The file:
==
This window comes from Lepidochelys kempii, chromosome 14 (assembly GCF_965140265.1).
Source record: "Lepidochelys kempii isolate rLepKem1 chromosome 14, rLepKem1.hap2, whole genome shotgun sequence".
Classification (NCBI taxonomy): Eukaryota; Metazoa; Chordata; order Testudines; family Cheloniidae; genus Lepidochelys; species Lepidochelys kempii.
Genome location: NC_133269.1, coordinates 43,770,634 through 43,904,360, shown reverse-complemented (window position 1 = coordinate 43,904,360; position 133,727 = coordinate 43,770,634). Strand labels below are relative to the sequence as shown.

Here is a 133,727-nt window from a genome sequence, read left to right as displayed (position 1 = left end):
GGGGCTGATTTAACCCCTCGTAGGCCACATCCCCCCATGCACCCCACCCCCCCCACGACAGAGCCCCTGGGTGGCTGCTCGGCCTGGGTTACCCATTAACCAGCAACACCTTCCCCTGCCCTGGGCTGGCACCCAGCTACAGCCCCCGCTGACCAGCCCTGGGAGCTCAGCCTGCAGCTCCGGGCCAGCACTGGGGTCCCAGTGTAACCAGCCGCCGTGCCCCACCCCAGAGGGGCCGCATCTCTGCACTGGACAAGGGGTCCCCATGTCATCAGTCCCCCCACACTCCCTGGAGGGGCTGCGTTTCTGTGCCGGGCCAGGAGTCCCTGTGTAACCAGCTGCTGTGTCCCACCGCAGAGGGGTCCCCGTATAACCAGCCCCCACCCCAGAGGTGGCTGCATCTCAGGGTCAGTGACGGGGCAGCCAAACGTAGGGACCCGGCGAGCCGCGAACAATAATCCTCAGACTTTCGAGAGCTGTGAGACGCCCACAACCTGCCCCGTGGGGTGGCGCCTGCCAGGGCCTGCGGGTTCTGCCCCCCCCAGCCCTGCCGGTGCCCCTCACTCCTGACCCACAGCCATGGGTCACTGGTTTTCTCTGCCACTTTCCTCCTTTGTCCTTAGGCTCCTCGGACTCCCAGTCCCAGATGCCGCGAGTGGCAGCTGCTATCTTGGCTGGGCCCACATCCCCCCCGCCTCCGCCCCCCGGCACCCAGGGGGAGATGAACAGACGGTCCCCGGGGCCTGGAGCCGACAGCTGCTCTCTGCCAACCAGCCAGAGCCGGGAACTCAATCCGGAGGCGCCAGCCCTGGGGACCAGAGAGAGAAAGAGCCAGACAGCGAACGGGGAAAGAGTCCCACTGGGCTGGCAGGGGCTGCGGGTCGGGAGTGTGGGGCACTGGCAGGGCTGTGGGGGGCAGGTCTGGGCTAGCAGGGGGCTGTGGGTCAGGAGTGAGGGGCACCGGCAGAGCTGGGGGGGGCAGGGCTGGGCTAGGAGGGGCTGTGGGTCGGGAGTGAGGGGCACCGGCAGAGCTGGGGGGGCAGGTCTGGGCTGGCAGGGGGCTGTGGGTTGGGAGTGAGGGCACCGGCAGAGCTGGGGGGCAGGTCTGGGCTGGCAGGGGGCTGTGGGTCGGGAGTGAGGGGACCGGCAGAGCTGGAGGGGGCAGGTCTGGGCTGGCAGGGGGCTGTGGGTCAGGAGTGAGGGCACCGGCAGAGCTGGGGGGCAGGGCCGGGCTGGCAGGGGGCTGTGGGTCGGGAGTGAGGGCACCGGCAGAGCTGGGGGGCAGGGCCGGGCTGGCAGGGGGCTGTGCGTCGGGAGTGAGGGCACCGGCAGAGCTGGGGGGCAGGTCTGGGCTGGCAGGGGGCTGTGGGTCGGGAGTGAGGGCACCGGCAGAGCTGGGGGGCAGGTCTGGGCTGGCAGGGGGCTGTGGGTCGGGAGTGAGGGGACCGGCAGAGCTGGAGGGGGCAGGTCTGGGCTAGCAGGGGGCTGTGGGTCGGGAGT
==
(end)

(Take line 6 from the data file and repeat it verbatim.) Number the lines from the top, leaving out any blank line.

GGGGCTGATTTAACCCCTCGTAGGCCACATCCCCCCATGCACCCCACCCCCCCCACGACAGAGCCCCTGGGTGGCTGCTCGGCCTGGGTTACCCATTAACCAGCAACACCTTCCCCTGCCCTGGGCTGGCACCCAGCTACAGCCCCCGCTGACCAGCCCTGGGAGCTCAGCCTGCAGCTCCGGGCCAGCACTGGGGTCCCAGTGTAACCAGCCGCCGTGCCCCACCCCAGAGGGGCCGCATCTCTGCACTGGACAAGGGGTCCCCATGTCATCAGTCCCCCCACACTCCCTGGAGGGGCTGCGTTTCTGTGCCGGGCCAGGAGTCCCTGTGTAACCAGCTGCTGTGTCCCACCGCAGAGGGGTCCCCGTATAACCAGCCCCCACCCCAGAGGTGGCTGCATCTCAGGGTCAGTGACGGGGCAGCCAAACGTAGGGACCCGGCGAGCCGCGAACAATAATCCTCAGACTTTCGAGAGCTGTGAGACGCCCACAACCTGCCCCGTGGGGTGGCGCCTGCCAGGGCCTGCGGGTTCTGCCCCCCCCAGCCCTGCCGGTGCCCCTCACTCCTGACCCACAGCCATGGGTCACTGGTTTTCTCTGCCACTTTCCTCCTTTGTCCTTAGGCTCCTCGGACTCCCAGTCCCAGATGCCGCGAGTGGCAGCTGCTATCTTGGCTGGGCCCACATCCCCCCCGCCTCCGCCCCCCGGCACCCAGGGGGAGATGAACAGACGGTCCCCGGGGCCTGGAGCCGACAGCTGCTCTCTGCCAACCAGCCAGAGCCGGGAACTCAATCCGGAGGCGCCAGCCCTGGGGACCAGAGAGAGAAAGAGCCAGACAGCGAACGGGGAAAGAGTCCCACTGGGCTGGCAGGGGCTGCGGGTCGGGAGTGTGGGGCACTGGCAGGGCTGTGGGGGGCAGGTCTGGGCTAGCAGGGGGCTGTGGGTCAGGAGTGAGGGGCACCGGCAGAGCTGGGGGGGGCAGGGCTGGGCTAGGAGGGGCTGTGGGTCGGGAGTGAGGGGCACCGGCAGAGCTGGGGGGGCAGGTCTGGGCTGGCAGGGGGCTGTGGGTTGGGAGTGAGGGCACCGGCAGAGCTGGGGGGCAGGTCTGGGCTGGCAGGGGGCTGTGGGTCGGGAGTGAGGGGACCGGCAGAGCTGGAGGGGGCAGGTCTGGGCTGGCAGGGGGCTGTGGGTCAGGAGTGAGGGCACCGGCAGAGCTGGGGGGCAGGGCCGGGCTGGCAGGGGGCTGTGGGTCGGGAGTGAGGGCACCGGCAGAGCTGGGGGGCAGGGCCGGGCTGGCAGGGGGCTGTGCGTCGGGAGTGAGGGCACCGGCAGAGCTGGGGGGCAGGTCTGGGCTGGCAGGGGGCTGTGGGTCGGGAGTGAGGGCACCGGCAGAGCTGGGGGGCAGGTCTGGGCTGGCAGGGGGCTGTGGGTCGGGAGTGAGGGGACCGGCAGAGCTGGAGGGGGCAGGTCTGGGCTAGCAGGGGGCTGTGGGTCGGGAGT